- to fasten, join, or attach (usually followed by to): to affix stamps to a letter.
- to put or add on; append: to affix a signature to a contract.
- to impress (a seal or stamp).
- to attach (blame, reproach, ridicule, etc.).
- something that is joined or attached.
- Grammar. a bound inflectional or derivational element, as a prefix, infix, or suffix, added to a base or stem to form a fresh stem or a word, as -ed added to want to form wanted, or im- added to possible to form impossible.
Origin of affix
Examples from the Web for affixes
If he enters a house, steps into a canoe, affixes his name to a field, it is his.Introduction to the History of Religions
Crawford Howell Toy
The Jewish Bible follows our version, but affixes the mark of doubt to the word.Bible Animals;
J. G. Wood
All verbs with these affixes may also occur with hi-(→) inserted after the prefixes.A Dictionary of Cebuano Visayan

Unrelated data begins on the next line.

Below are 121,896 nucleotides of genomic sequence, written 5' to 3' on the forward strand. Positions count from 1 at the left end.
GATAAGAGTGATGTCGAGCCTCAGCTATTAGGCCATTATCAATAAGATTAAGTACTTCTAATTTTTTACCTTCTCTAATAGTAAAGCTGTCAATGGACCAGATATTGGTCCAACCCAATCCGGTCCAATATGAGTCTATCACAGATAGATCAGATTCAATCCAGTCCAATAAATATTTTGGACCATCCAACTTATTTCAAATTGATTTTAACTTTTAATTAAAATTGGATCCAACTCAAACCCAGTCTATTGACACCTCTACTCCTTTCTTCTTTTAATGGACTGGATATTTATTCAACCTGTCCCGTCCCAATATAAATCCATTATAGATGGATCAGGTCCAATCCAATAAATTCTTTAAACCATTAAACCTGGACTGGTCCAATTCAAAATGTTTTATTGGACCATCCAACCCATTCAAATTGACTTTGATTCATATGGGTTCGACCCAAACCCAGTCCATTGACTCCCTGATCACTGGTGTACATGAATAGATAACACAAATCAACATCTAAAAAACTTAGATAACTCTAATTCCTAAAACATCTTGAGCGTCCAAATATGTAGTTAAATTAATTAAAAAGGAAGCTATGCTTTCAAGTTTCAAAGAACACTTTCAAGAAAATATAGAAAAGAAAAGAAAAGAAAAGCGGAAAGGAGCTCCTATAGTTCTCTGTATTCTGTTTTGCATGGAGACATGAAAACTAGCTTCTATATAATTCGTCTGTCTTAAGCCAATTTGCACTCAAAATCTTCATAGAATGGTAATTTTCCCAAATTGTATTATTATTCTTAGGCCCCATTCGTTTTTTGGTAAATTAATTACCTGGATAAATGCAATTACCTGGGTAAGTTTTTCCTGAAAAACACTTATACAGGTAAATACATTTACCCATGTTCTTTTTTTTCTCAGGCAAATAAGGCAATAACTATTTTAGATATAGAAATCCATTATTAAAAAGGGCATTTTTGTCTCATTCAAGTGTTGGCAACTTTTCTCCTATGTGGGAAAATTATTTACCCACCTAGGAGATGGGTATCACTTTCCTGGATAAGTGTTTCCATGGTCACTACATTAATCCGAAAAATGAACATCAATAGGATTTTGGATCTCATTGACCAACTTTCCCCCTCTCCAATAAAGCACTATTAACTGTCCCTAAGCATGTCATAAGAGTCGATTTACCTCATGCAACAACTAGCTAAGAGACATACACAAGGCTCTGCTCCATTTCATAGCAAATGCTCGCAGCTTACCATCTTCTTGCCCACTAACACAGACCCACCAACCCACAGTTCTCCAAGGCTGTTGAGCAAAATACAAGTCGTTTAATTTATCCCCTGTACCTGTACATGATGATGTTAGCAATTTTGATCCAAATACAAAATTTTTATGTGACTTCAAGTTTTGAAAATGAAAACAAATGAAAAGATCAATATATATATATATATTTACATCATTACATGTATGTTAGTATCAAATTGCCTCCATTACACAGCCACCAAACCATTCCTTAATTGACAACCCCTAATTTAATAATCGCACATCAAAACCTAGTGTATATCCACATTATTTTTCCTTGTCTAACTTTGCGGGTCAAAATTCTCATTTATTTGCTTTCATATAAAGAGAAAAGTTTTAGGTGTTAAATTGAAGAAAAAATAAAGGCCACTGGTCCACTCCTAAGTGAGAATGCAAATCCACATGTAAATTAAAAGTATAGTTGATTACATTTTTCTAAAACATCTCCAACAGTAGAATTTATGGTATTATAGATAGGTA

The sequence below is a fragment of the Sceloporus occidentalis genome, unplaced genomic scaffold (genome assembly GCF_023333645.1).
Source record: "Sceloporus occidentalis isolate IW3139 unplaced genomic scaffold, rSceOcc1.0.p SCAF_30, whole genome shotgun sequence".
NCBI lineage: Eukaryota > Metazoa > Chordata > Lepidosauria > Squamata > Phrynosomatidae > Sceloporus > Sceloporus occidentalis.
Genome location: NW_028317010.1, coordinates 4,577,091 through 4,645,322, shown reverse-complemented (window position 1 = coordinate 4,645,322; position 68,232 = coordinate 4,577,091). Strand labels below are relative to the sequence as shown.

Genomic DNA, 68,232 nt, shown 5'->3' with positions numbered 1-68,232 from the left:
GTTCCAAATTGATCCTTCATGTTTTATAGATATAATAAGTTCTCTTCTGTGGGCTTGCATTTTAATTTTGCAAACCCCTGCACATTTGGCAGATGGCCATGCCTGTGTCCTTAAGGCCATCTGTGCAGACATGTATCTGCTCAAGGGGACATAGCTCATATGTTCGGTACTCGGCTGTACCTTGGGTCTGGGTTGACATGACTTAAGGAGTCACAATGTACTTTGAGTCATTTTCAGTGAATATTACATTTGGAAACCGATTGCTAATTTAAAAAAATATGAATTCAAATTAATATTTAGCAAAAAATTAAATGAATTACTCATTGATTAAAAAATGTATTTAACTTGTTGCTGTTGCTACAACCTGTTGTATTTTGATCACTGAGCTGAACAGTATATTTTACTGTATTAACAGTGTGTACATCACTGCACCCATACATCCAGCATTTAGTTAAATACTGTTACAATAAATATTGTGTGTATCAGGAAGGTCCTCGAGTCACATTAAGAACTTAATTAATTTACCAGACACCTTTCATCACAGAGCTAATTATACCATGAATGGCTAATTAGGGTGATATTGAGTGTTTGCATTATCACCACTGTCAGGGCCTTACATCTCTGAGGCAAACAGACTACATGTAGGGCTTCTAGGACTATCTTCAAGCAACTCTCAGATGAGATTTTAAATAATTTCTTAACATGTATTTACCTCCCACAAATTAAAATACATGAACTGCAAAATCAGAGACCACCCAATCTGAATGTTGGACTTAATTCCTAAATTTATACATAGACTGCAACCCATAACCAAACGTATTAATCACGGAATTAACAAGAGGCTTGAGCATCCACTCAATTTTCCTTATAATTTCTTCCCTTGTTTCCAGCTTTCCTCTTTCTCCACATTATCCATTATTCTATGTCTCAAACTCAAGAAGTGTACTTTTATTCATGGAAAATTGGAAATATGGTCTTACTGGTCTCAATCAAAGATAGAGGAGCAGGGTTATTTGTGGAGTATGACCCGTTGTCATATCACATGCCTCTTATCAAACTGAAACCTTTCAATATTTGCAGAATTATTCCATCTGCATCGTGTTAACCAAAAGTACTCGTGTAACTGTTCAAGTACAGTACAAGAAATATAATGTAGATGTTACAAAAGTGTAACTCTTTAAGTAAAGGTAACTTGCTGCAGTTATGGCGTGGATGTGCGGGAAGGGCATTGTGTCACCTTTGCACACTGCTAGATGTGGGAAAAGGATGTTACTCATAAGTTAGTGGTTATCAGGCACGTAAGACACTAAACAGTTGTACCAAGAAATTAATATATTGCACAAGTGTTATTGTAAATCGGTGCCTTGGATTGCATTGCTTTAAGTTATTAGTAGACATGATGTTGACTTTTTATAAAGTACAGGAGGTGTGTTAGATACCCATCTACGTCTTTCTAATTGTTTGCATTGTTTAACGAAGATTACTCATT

John U. Wolff
It requires of us all labor and self-sacrifice, but to these it affixes a limit.
English also uses a number of affixes that are derived from Latin and Greek.Language
- to attach, fasten, join, or stickto affix a poster to the wall
- to add or appendto affix a signature to a document
- to attach or attribute (guilt, blame, etc)
Word Origin and History for affixes
1610s, from affix (v.).
First used by Scottish writers and perhaps from Middle French affixer, a temporarily re-Latinized spelling of Old French afichier (Modern French afficher). Related: Affixed; affixing.